Showing posts with label Native Americans. Show all posts
Showing posts with label Native Americans. Show all posts

Sunday, June 15, 2014

This Interactive Map Shows Us How the United States Grew Westward

The Invasion of America is an interactive map produced by eHistory.org for the purpose of showing how the land holdings of Native Americans drastically shrunk between 1784 and 1887. You can move the timeline at the bottom of the map to see how the land holdings changed from year to year or decade to decade. The map also includes tools for selecting a Native American nation and or selecting a specific state or territory. Clicking on a highlighted tract of land will open a menu that includes links to treaty or executive order through which the land changed ownership.

Applications for Education
The Invasion of America could be a good resource for teachers of United States History to use to show students the impact westward expansion and the idea of Manifest Destiny had on Native Americans. To extend the use of the map further you could have students investigate the treaties and or executive orders used in acquiring land.


H/T to Google Maps Mania

Tuesday, November 27, 2012

Woven Together - An Interactive Story About Native Americans of the Pacific Northwest

Woven Together is an interactive story that students can work through to learn about the history and culture of the Nuu-chah-nulth people of the Pacific Northwest. As students move through the story they can click on the Nuu-chah-nulth words to hear them pronounced and to read their definitions. The story is arranged in seven parts based on images associated with the history and culture of the Nuu-chah-nulth people. After finishing the story students can find directions for trying their hands at weaving (with supervision of course).

Applications for Education
Woven Together could be a good interactive resource to use in elementary school or middle school lessons about the traditions and history of various groups of Native Americans. Woven History's inclusion of audio files that play the words makes it useful for introducing students to some new words.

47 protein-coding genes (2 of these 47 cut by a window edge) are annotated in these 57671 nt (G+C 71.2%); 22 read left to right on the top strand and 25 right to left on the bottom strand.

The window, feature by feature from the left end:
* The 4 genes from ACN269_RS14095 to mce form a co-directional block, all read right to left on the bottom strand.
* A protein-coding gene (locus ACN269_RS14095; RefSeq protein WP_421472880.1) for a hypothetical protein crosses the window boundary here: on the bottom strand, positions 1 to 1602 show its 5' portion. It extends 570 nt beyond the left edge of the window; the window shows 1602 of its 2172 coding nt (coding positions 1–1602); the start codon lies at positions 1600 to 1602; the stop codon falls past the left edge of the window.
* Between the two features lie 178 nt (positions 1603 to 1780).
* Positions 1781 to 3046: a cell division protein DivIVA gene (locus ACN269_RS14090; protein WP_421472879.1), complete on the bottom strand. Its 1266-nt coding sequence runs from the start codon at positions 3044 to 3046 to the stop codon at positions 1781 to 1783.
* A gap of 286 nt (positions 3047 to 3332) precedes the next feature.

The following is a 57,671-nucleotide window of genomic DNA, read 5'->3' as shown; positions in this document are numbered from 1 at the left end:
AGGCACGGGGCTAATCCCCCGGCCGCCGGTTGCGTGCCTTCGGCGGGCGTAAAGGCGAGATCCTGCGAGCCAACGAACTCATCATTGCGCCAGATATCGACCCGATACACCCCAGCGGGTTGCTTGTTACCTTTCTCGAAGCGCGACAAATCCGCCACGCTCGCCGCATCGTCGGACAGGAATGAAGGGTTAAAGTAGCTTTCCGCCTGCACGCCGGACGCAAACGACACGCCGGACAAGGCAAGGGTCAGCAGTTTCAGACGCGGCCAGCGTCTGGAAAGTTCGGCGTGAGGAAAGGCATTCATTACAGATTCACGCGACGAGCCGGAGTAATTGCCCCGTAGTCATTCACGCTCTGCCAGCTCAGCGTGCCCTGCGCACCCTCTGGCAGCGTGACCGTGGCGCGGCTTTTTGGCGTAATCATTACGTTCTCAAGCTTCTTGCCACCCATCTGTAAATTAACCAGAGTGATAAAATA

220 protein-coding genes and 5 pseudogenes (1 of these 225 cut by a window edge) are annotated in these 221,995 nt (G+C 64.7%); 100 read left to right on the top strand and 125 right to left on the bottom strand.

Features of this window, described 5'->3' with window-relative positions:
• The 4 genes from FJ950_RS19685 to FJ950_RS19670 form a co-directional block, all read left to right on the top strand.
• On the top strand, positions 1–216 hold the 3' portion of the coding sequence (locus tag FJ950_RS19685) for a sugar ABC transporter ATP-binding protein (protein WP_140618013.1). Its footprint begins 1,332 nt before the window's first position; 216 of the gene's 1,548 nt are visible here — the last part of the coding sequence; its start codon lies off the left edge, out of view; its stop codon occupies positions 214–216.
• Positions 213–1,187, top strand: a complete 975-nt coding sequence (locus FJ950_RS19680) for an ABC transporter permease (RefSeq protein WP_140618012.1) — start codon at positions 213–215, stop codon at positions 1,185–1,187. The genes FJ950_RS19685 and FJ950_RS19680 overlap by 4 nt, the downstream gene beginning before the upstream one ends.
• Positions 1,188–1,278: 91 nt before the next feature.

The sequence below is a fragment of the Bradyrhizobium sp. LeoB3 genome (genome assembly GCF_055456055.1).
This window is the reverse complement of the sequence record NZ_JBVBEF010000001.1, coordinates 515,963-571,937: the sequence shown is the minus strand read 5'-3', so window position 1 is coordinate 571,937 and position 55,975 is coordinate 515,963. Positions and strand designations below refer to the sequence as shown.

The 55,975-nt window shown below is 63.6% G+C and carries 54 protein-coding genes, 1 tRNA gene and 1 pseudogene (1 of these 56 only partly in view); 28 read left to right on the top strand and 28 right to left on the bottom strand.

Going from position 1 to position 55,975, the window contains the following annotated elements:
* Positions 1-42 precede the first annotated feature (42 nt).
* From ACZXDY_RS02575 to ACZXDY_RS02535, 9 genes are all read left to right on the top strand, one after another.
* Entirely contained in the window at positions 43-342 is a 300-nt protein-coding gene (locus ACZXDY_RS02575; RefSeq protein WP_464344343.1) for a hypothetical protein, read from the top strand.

I learned about Woven Together in Larry Ferlazzo's list of sites for International Day of the Indigenous People.

Monday, April 4, 2011

National Archives Today's Document

The US National Archives is an all around good resource for history teachers to have bookmarked. I've written about some of their services in the past (here and here) and today I'd like to remind you of the National Archives Today's Document feed. Everyday Today's Document features a new image or document from the archives. The documents are usually accompanied by some additional research links and lesson plan resources.

One of the documents recently featured in the Today's Document feed was a petition to the US Government signed by Hopi (Moqui) Chiefs. One of the interesting things about this document is the way that the document was signed with the symbol of each family in the tribe.

Applications for Education
This document could be used with a wide range of grade levels. At the middle school or high school level the petition could be part of a lesson on the way the US Government redistributed land to Native Americans following the Dawes Act. The symbol-signature aspect of the document could be used in an elementary school lesson about cultural differences between European-Americans and Native Americans.

Tuesday, July 20, 2010

The Story Behind the Iroquois and Lacrosse

Last Saturday the Iroquois Nation was officially excluded from the world lacrosse championships because UK officials would not recognize their Iroquois Nation travel documents. The players could have traveled on US passports but they refused on the grounds that accepting the passports of another nation would be a strike against their sovereignty and nationality. So the world lacrosse championships were held without the nation that invented the game. Read more about the story here. For more on the history of relationship between the Iroquois and lacrosse, watch the video below.



Applications for Education
The story of the denial of Iroquois' attempts to travel on the passports of their nation could be the beginning of a lesson exploring the issues of Native American sovereignty rights. I can see myself using the story above as a modern connection to the 1830's legal attempts of the Cherokee people to prevent their forced relocation by the US government. In particular I can see connecting this to the 1832 case of Worcester v. Georgia.